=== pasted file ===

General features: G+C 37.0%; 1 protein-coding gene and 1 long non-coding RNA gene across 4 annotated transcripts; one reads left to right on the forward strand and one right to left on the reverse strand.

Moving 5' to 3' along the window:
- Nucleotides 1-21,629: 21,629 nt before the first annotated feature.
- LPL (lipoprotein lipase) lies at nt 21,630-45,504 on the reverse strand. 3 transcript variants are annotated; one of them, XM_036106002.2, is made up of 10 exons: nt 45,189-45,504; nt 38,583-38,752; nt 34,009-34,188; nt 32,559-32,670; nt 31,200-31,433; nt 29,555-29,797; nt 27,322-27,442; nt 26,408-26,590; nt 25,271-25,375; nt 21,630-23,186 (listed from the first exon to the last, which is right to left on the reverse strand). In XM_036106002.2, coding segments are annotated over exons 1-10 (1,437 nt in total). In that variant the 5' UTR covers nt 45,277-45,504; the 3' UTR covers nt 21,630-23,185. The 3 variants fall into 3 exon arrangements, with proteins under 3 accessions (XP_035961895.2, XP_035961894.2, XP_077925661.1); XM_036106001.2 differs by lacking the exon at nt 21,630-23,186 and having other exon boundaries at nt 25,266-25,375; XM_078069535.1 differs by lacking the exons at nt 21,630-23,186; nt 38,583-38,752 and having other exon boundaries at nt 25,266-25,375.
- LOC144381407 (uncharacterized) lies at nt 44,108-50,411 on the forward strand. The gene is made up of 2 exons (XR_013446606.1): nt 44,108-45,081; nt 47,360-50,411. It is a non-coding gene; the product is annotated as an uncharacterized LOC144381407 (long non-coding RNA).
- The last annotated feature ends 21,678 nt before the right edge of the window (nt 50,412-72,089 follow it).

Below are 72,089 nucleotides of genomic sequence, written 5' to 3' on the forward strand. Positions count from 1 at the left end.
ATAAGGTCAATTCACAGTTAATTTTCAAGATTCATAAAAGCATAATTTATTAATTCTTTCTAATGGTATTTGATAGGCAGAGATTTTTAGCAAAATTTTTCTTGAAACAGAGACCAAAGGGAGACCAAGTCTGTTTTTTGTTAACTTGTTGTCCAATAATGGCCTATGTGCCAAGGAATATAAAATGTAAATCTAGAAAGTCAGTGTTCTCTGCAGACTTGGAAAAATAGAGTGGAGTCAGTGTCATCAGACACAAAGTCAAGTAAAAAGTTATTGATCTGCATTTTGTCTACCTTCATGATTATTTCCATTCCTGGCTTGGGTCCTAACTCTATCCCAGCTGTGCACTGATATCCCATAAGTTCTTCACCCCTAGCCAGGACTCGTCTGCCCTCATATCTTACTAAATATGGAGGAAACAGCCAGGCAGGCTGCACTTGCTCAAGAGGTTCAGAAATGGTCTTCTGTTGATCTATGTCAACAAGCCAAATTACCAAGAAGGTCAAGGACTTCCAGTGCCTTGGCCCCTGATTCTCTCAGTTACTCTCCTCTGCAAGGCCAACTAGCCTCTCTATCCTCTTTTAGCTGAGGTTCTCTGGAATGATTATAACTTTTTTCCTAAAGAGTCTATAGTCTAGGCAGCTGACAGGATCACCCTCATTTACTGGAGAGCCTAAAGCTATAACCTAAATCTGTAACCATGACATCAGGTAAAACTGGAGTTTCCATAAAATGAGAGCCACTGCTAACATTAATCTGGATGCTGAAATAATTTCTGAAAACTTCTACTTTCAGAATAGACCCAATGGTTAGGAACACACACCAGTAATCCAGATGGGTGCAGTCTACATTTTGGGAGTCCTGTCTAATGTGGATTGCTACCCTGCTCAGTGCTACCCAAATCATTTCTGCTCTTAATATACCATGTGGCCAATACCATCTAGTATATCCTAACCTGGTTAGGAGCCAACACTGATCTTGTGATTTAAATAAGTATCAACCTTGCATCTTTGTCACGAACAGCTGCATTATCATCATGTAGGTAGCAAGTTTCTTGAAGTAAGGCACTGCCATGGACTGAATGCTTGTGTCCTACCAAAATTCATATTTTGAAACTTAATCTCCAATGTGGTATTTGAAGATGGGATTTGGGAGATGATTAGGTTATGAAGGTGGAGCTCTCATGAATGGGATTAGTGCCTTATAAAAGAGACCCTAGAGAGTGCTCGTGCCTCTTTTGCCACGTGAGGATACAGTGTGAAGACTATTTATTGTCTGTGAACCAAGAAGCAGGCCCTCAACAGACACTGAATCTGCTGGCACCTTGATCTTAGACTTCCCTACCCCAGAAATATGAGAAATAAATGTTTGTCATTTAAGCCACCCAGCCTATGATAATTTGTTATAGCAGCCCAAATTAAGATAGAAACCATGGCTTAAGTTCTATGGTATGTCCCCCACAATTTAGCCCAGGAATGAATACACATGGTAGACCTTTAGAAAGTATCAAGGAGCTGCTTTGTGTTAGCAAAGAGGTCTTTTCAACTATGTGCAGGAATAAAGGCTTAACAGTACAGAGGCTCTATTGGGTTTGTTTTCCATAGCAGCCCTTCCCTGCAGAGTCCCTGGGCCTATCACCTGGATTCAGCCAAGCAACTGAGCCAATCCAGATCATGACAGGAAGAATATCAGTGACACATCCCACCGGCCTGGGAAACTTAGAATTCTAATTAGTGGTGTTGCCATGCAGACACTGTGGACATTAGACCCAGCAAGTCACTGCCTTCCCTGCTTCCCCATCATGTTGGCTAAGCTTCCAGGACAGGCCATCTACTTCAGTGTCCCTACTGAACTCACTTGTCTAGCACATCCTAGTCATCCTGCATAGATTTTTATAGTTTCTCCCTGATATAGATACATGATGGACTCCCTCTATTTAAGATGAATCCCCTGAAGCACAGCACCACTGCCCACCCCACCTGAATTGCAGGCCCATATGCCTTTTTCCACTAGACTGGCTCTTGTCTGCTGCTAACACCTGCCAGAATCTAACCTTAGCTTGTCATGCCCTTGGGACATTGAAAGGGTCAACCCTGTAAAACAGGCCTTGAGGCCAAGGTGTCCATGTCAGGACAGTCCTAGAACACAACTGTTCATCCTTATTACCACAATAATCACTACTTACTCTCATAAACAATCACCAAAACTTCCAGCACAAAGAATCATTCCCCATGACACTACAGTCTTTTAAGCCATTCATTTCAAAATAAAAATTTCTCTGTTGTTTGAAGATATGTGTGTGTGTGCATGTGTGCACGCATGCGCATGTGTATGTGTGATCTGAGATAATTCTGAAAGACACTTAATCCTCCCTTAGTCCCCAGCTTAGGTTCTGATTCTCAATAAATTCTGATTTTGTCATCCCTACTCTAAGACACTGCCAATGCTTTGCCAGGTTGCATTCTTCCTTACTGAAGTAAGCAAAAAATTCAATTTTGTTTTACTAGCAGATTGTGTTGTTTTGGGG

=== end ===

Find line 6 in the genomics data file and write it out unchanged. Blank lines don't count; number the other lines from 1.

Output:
- The last annotated feature ends 21,678 nt before the right edge of the window (nt 50,412-72,089 follow it).